Time is ticking for the Alabama Parole Board to come up with a plan to fix the pitfalls uncovered in a WAAY 31 I-Team investigation.
The investigation started after the parole board let out a dangerous man, Jimmy Spencer, who seemingly fell through the cracks. He had multiple run-ins with police but was never sent back to prison. He is now accused of murdering three people. The board now has two weeks left to present its plan to Governor Ivey and Attorney General Steve Marshall.
"Their role is public safety, and we've seen some deficiencies in that area. I think the governor and I were very alarmed at the early consideration of people who committed violent offenses, and we were given no answer that made sense to us on why that was taking place," he said.
Steve Marshall says for the most part, the Pardons and Paroles Board is following the governor's executive order that halted early paroles for violent offenders, but he couldn't say what will happen if they don't follow through with this plan to fix things.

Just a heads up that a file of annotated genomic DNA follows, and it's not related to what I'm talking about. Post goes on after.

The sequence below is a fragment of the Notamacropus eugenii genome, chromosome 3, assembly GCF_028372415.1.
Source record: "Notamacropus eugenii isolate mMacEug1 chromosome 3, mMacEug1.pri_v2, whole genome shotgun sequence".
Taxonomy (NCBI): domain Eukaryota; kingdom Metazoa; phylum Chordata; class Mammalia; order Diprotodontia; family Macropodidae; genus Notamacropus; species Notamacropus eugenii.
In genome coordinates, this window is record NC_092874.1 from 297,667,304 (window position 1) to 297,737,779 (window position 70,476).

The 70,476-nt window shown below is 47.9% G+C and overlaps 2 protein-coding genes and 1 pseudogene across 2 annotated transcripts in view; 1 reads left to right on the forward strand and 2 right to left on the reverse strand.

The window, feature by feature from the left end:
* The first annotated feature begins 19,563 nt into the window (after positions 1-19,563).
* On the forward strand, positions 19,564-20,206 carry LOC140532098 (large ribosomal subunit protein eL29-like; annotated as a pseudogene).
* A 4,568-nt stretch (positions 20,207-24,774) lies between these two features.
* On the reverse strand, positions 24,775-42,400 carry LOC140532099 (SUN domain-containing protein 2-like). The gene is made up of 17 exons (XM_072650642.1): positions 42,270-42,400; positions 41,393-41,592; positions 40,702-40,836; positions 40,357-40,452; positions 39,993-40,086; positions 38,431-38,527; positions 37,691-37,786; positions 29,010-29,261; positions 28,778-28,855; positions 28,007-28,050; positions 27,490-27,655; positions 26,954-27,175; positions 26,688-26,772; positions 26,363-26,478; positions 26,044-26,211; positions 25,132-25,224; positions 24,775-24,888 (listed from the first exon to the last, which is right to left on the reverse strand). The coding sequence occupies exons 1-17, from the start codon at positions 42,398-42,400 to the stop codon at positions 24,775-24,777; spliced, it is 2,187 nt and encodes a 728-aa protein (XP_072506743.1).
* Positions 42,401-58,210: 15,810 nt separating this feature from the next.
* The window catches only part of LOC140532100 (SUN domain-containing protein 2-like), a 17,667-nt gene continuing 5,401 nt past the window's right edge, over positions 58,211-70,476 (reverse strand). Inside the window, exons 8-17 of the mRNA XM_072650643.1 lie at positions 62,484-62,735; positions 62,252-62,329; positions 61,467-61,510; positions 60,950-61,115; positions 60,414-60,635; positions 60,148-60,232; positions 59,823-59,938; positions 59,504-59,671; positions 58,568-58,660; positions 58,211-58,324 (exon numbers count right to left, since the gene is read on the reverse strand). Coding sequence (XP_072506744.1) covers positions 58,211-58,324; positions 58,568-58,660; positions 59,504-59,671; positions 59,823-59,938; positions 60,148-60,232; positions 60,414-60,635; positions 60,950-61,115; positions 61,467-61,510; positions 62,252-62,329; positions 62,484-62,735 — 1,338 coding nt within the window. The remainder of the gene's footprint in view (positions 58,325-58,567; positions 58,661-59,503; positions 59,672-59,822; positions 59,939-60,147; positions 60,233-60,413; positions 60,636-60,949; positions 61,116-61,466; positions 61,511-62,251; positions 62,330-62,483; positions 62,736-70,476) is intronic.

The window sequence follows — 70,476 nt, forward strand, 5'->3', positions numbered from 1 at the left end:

Governor Ivey's order calls for the board to improve executive leadership, respect victims and police, get correct information on parolees and properly supervise them.
Both Marshall and Ivey will have to approve the parole board's plan. Marshall said they could submit the plan earlier if finished.
"Going forward, we think there needs to be substantial changes, and we expect to be able to see those in that plan and expect those to be fully implemented once we've seen them," he said.